Stocks closed with broad gains and the Dow ended at another record high, buoyed by sharp gains in financial and telecom stocks.
"With strong earnings and reasonable valuations you should expect stocks to go higher," said Edward Keon, chief investment strategist at Prudential. "I think the market represents good value. There's always some reason to worry things get worse, but so far those worries have turned out to be unproven."
The Dow Jones Industrial Average continued its ascent into record territory, hitting a new intraday high of 13,256. The Nasdaq saw broad gains while the S&P 500 traded within a point of the 1500 level, less than 2% below the closing record of 1527.
Verizon Communications led daily gains among Dow components, and shares of the telecom giant rose more than 3% after rival Sprint Nextel reported first-quarter earnings below Wall Street forecasts.
Sprint, the third-largest U.S. wireless service provider, reported a first-quarter loss of $211 million, or 7 cents a share. Excluding charges, earnings came in at 18 cents a share, compared with Wall Street's earnings forecast of 22 cents. The stock ended higher despite the shortfall.
Financial stocks rose after MasterCard, the world's number two credit card company, said its first-quarter profit growth surged to a record high of 70%. MasterCard attributed the strong performance to foreign currency benefits and strong overseas growth. Shares of American Express also gained.
Buying was across the board on Wednesday with all 10 S&P 500 sectors trading higher. Advancing shares outpaced decliners on the New York Stock Exchange by four to one.
"I think its about new leadership and new investors in this rally," said Jeffrey Kleintop, chief market strategist for LPL Financial Services. "Only in the last week have we seen inflows to U.S. equity mutual funds turn positive, meaning the individual investor is finally coming back into this market, not surprisingly at a psychological milestone like Dow 13,000."
But some market pros expressed caution as the major indexes continue to advance into uncharted territory. The Dow has ended higher in 21 of the last 24 sessions.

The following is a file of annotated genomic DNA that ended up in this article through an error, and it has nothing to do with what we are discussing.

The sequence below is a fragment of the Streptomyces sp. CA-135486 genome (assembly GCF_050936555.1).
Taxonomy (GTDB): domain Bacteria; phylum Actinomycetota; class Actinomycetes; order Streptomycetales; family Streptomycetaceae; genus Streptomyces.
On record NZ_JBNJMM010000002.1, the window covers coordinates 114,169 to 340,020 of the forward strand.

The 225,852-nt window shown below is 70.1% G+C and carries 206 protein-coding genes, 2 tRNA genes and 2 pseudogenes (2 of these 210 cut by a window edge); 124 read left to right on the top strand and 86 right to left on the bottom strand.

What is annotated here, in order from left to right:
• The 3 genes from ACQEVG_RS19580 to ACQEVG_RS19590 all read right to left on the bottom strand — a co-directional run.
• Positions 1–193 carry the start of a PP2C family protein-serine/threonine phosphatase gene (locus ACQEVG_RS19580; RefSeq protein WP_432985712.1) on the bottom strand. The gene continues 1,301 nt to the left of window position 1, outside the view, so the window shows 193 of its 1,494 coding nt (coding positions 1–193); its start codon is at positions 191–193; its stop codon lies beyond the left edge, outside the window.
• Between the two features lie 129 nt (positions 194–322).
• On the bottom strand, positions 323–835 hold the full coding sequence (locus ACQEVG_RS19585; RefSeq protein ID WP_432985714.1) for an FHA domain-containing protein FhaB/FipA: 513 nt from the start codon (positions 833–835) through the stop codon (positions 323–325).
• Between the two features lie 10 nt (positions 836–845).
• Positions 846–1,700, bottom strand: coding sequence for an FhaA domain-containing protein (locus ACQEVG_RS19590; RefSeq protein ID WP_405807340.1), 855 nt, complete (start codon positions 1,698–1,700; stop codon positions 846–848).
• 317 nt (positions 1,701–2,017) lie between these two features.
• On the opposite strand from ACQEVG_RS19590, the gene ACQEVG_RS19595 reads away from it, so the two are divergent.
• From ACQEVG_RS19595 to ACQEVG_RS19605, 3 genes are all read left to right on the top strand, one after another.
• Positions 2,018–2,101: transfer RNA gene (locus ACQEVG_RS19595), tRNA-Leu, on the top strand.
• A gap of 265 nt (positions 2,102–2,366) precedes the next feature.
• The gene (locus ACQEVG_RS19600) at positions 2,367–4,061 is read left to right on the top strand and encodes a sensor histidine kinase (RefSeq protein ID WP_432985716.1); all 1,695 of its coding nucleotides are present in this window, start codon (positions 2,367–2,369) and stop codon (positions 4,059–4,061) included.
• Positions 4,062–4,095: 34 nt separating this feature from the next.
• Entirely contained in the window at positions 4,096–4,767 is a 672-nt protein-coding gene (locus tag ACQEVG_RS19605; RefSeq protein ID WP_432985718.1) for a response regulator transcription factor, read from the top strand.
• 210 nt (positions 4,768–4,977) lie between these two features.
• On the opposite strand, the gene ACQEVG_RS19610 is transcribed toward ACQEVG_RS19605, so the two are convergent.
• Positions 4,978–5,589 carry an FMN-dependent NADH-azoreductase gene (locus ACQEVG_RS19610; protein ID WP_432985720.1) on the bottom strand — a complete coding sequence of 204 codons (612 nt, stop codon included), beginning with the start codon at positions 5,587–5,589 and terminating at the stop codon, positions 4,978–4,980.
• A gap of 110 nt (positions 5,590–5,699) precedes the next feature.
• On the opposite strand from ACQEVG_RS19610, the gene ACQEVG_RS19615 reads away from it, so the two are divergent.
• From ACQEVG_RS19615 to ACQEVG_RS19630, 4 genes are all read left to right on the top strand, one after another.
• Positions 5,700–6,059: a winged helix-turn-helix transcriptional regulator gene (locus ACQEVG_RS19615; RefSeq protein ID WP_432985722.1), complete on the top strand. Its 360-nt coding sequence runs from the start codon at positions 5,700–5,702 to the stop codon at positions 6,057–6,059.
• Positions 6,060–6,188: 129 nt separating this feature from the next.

"It's a melt-up," Jeffrey Saut, chief investment strategist for Raymond James, told CNBC.com. "We are 23 days into a buying stampede, but they typically don't last more than 25 to 27 sessions."
Cablevision Systems shares jumped 9% after the company's board agreed to be taken private following a sweetened buyout offer from the Dolan family, CNBC's David Faber reported. The Dolans, which own a majority stake in the cable services firm and operator of Madison Square Garden, raised its bid 20% to $36.26 a share.
The controlling family of Dow Jones are likely to decline a $5 billion takeover bid from media mogul Rupert Murdoch and News Corp. but traders are debating a potential increased bid from Murdoch or another bidder.
In other earnings news, Time Warner said first-quarter net profit fell from the same quarter last year Wednesday but revenue climbed. Excluding one-time items, the company reported a profit of 22 cents a share, compared with analysts' estimate of 20 cents.
Nortel Networks jumped after the company issued first-quarter revenue guidance above Wall Street estimates and maintained its full-year revenue forecast.
Merger news continued to capture investor attention as earnings season winds to a close.
New York light sweet crude futures fell 1.1%, closing at $63.68 a barrel, after weekly crude inventories data indicated stockpiles rose 1.1 million barrels. Crude declined for the third straight session and is down four out of the last five.
In economic news, monthly factory orders rose 3.1%, topping economists' March estimate of 2.2% and provided further evidence of the end of a manufacturing slump. The ADP Employment Index fell short of forecasts, however, as private non-farm jobs rose 64,000 jobs, well short of the consensus forecast of 180,000.
Europe, Asia Close Higher
European stock markets closed higher Wednesday, with media stocks the biggest gainers. Meanwhile, Asian equities ended modestly higher as the U.S. dollar jumped to a two-month high against the yen.
The London FTSE-100,the Paris CAC-40 and the Frankfurt DAX all finished higher.
Shares of U.K. broadcaster BSkyB gained 5% in early trading after the Rupert Murdoch-controlled company said nine-month revenue rose 10% with an unexpected rise in third-quarter subscribers.
Lord John Browne resigned as chief executive of integrated oil giant BP as a British court lifted an injunction preventing a newspaper group from publishing details about his private life. Browne will be succeeded by Tony Hayward, the heir apparent to Browne prior to the scandal.
Credit Suisse Group posted a first-quarter results above expectations. Europe's ninth-largest bank said strong investment banking revenue helped boost the bottom line by 5%.
Tokyo's Nikkei 225 Average closed higher with Sony and other exporters stronger as the dollar extended its gains against the yen. Air-conditioner maker Daikin Industries advanced on earnings hopes, while a positive outlook by Promise helped other consumer lending firms. Japanese markets will be closed Thursday and Friday for holidays.
South Korea's Kospi Index posted its first gain in three sessions as exporters such as Hyundai Motor advanced on data showing faster-than-expected export growth, while stocks sensitive to fuel costs gained on lower oil prices.
Hong Kong stocks were slightly higher, boosted by Wall Street gains, and as HSBC Holdings advanced after a Dubai-based firm said it had bought a large stake in Europe's biggest bank. But Hong Kong-listed mainland firms declined 0.5%, led by Chinese lenders and insurers, even as mainland financial markets were closed for a week-long public holiday.